We all want to be part of something. We want to be with those who think like us, who enjoy the things we enjoy, who make us feel less alone and less weird. Some of us find that on the school yard at a young age. Others need to wait until we get to our first comic shop or horror convention. More and more people are finding their group online, which has lead to some… interesting… consequences for the world.
Still, some people go so long without finding a place where they are comfortable, a place that truly accepts them, that when they find a group that promises to, they give all of themselves to it. These groups tend to be spiritual in nature. Sometimes it’s a more respected religion, like Christianity, Judaism, or Islam. Sometimes it’s a less respected religion, like Scientology. Sometimes it a religion that some guy came up with in a drug haze when he realized that he is god. We call these cults, and here are some of the weirdest ones out there…
The Creativity Movement
In the mid-1950s, Ben Klassen came up with an idea that revolutionized the can-opening world; the electric wall mounted can-opener. Apparently this idea was enough for old Ben to conclude that white people were superior to all other people. He took his can-opener money and his white supremacist views and went into politics, creating his own party, the Nationalist White Party. When that didn’t work out for him, he turned it into a religion he called Church of the Creator.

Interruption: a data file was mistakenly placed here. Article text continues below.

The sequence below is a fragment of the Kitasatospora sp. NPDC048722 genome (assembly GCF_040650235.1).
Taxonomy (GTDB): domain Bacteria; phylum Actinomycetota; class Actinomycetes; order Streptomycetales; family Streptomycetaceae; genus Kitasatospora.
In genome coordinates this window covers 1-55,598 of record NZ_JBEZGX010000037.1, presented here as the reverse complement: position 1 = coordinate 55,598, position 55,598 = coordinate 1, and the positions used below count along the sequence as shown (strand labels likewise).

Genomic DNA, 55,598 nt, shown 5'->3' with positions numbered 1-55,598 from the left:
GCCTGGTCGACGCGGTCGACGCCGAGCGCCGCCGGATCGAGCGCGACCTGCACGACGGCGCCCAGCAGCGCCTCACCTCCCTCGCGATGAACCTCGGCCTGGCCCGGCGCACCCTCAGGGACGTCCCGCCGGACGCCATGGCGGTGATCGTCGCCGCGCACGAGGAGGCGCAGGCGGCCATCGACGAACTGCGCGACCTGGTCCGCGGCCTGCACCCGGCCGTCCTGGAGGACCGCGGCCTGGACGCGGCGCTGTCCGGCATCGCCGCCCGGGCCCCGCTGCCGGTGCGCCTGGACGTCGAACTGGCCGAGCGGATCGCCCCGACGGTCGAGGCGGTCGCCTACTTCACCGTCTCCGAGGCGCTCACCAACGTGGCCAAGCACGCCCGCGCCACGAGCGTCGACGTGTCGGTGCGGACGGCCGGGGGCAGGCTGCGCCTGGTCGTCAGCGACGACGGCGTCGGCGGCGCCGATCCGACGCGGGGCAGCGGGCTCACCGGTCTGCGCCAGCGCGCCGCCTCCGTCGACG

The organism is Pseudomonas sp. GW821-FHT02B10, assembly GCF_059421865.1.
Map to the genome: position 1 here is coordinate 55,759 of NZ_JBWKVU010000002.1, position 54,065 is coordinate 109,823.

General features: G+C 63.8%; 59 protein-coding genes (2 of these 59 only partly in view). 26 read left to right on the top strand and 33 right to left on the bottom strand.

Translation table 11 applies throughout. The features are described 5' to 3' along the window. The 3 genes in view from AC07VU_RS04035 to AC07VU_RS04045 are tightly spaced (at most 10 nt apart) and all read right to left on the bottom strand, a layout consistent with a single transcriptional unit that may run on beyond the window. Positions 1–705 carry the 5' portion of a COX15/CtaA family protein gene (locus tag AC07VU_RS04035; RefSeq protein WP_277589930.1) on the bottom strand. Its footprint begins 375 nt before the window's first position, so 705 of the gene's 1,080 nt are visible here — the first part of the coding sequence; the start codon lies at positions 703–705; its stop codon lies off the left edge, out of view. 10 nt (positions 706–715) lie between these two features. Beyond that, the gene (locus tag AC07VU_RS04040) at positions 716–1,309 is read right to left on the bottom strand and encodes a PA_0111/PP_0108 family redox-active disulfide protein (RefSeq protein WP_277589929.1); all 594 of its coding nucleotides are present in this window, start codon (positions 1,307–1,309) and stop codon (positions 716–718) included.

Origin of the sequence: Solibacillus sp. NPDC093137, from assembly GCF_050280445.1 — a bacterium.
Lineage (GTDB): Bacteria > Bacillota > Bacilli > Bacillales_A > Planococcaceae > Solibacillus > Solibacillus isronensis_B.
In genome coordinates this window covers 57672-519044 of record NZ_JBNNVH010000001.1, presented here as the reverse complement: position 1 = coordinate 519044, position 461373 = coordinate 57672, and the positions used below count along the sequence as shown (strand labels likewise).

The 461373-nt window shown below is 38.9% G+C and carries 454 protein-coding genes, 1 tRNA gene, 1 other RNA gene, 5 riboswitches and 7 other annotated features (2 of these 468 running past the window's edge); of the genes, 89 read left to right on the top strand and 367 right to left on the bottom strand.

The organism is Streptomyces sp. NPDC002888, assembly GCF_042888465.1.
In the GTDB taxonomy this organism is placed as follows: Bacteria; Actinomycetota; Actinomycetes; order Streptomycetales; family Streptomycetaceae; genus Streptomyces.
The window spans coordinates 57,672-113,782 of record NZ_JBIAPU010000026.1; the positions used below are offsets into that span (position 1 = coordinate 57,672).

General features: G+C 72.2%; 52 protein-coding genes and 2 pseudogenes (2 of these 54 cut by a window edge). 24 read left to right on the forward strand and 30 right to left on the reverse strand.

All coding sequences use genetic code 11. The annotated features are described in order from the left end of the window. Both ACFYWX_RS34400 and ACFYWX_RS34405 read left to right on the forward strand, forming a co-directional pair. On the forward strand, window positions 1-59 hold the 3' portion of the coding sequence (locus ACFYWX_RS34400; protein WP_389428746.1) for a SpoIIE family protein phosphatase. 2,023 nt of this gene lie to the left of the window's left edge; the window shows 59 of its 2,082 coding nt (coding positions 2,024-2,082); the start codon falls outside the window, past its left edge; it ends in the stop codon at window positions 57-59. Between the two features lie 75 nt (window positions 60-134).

In the sure sign of any good religion, the Church of the Creator has changed its name a few times since its inception in 1973. After Klassen killed himself in 1993 (he’s buried in the “Ben Klassen Memorial Park” in North Carolina, which he bought and named himself), Matthew F. Hale took over and renamed it the New Church of the Creator. The name changed again, this time to the World Church of the Creator, after Hale went off to prison for trying to get an undercover FBI agent to kill a judge. The next leader, Adam Jacobs, also ended up in prison after he tortured a man for eleven hours.
Recently the New Church of the Creator got some coverage when member Craig Cobb tried to buy the town of Antler, North Dakota and rename it Creativity Trump. Or maybe Trump Creativity. He wasn’t sure.
In the 1970s, you couldn’t throw a stick without hitting a cult that believed a race war was going to happen real soon. From the above mentioned Creativity Movement to the Nation of Yahweh, the fear of the war between whites and blacks in America was at a fever pitch. All of these cults share the same inherent oddity of believing that one race is superior to another with the added bonus of ego and strange conspiracy theories, but none of them could lay a hand on the Nuwaubian Nation.
Founded by Dwight York, the United Nuwaubian Nation of Moors hits all the best parts of a cult. York isn’t just a guy, he claims to be the descendant of Muslim leader Muhammad Ahmad (he isn’t) and the Nuwabian Nation had a real cool compound called Tama-Re for a while where York taught his followers some real fun stuff.
Nuwaubians believe that if you don’t bury the afterbirth from your child’s eviction from the womb, the Devil will take it and make a clone of your baby. They also believe that Jacqueline Onassis Kennedy hooked up with Satan and gave birth to his child in the Dakota Hotel in New York, as witnessed by the Pope. The baby was given to Richard Nixon to raise.